• Regarding the challenge needing works translated, all parties should consider Esperanto – it’s quite easy to learn and for native Spanish speakers it’s even easier. Duolingo is bringing an Esperanto for English speakers course probably before the end of the first quarter ( https://www.duolingo.com/course/eo/en/Learn-Esperanto-Online ), and pages like http://www.Lernu.net already provide great instruction in Esperanto in 41 languages. Alternatively, Duolingo provides crowd-sourced translation projects and English-language documents – if they get enough attention – could probably be translated quickly in Spanish with that service.

    • ¡Pura Vida Mae!

      Saluton, James! Ankaŭ mi estas esperantisto, kaj praktikas ĝermanan paganismon 🙂

      • Mi ne volas havi longan diskuton cxi tie, do bonvolu sendu al mi retposxton se vi volas babili! Mia retposxtadreso estas je mia G+ pagxo, kaj la ligilo vi trovos per mia Disqus pagxo. Mi ne studas gxermanan paganismon, sed mi cxiam gxojas renkonti novajn amikojn 🙂

        • dantes

          Esperanto looks fun, and I find it cute how Esperantists have developed a whole subculture around it all, but I would personally learn quite many other (living) languages before this one.

  • Danielle Amourtrance Verum

    I would like to point out that folkish does not equal racist. And this article seems to confuse the two with this quote: “We received backlash from folkish and racist heathens several times…” See more at:
    http://wildhunt.org/2015/01/finding-kindred-spirits-in-costa-rica.html#sthash.cB3pPXKk.dpuf

    No one would dare call a Native American racist for declaring that their practices based on their culture were for their people. And if someone did they’d be walking into a PR landmine and they know it, so no one says anything. But folkish Heathens are easy targets. There are some Native American tribes who will teach others, but some will not. The folkish stance is no different. But I’m no fool, I know very well why that position gets attacked and the Native American doesn’t. It’s a shame really. Not that this article was attacking the folkish stance, but it was confusing folkish and racist as being one in the same.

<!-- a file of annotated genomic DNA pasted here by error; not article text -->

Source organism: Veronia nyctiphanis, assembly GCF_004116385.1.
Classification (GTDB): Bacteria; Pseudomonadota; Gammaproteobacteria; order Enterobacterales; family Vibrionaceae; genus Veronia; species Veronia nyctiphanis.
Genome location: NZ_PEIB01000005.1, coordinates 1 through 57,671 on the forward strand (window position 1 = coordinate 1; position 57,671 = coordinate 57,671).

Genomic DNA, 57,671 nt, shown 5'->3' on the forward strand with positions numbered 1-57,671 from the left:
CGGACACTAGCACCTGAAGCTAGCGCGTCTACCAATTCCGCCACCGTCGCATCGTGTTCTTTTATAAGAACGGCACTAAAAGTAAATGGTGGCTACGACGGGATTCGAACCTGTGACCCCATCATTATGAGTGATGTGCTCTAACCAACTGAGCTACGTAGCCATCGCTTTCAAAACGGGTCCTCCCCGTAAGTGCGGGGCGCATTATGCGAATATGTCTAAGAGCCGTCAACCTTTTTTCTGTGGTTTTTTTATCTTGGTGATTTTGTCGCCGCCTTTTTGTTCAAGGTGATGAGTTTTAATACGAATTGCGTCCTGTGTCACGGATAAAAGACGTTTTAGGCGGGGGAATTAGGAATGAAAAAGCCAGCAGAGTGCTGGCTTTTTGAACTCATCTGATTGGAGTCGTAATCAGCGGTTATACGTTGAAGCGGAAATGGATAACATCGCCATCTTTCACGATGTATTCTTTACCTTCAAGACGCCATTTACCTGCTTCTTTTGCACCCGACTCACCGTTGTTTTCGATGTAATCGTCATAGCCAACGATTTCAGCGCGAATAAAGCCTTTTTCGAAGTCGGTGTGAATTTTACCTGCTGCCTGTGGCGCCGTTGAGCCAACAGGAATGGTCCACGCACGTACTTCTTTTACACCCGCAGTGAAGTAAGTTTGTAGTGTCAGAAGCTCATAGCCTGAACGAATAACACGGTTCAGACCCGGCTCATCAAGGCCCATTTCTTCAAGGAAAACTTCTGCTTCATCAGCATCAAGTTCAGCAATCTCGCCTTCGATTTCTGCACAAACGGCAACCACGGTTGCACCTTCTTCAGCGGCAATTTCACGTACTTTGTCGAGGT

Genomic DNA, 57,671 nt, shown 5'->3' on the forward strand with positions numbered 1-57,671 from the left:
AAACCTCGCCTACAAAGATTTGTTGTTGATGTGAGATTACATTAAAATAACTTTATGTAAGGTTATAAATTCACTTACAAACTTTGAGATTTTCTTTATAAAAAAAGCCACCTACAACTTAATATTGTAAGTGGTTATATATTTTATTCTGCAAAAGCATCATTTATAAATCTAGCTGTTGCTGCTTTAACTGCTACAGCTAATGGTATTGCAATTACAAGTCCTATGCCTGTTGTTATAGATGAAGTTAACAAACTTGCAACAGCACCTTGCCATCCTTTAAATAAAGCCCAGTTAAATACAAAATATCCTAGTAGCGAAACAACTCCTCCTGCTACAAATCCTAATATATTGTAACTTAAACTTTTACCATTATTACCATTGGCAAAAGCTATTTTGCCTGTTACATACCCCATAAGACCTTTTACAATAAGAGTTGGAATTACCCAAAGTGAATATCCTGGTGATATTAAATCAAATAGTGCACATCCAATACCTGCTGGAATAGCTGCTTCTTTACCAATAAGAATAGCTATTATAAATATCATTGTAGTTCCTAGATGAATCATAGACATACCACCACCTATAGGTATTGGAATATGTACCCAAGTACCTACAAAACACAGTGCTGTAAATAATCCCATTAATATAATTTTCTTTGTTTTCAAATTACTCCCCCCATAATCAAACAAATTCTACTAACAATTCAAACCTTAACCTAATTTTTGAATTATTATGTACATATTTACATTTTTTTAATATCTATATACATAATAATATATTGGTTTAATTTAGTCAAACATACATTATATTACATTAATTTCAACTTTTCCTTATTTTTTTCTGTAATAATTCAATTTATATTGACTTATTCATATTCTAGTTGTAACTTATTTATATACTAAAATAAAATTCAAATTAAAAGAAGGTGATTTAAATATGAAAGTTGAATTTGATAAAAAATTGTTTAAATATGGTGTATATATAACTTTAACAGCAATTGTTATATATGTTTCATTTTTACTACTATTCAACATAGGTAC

• thelettuceman

      “But I’m no fool, I know very well why that position gets attacked and the Native American doesn’t”

      A bloo-bloo the world hates whites.

      • Danielle Amourtrance Verum

        You seem to think all Heathens are “white” How racist of you.

        • Your Orwellian Doublethink shows everyone anything they need to know.

          • Danielle Amourtrance Verum

            Does it? You’re the one who brought up “whites”, when the article clearly shows not all Heathens are.

          • Orwellian Doublethink. Again.

            Never said all Heathens are white~ But the Folkish position is that all Heathens should have “European Ancestry” which often translates into a “whites only” line of thinking. You know it. I know it. And you aren’t fooling anyone.

            Last comment to you. Go cry more about how “oppressed” and “belittled” Heathens are. Have to deal with this same shit in Hellenism too.

          • Danielle Amourtrance Verum

            You’re making an error in thinking. The folks who make it a “white” thing are not folkish Heathens, regardless of what they call themselves. Thus why I’m calling for a distinction to be made. And again you’re a terribly insensitive person toward people who really are treated terribly for wanting to restore their ways, whether Hellenic of Germanic.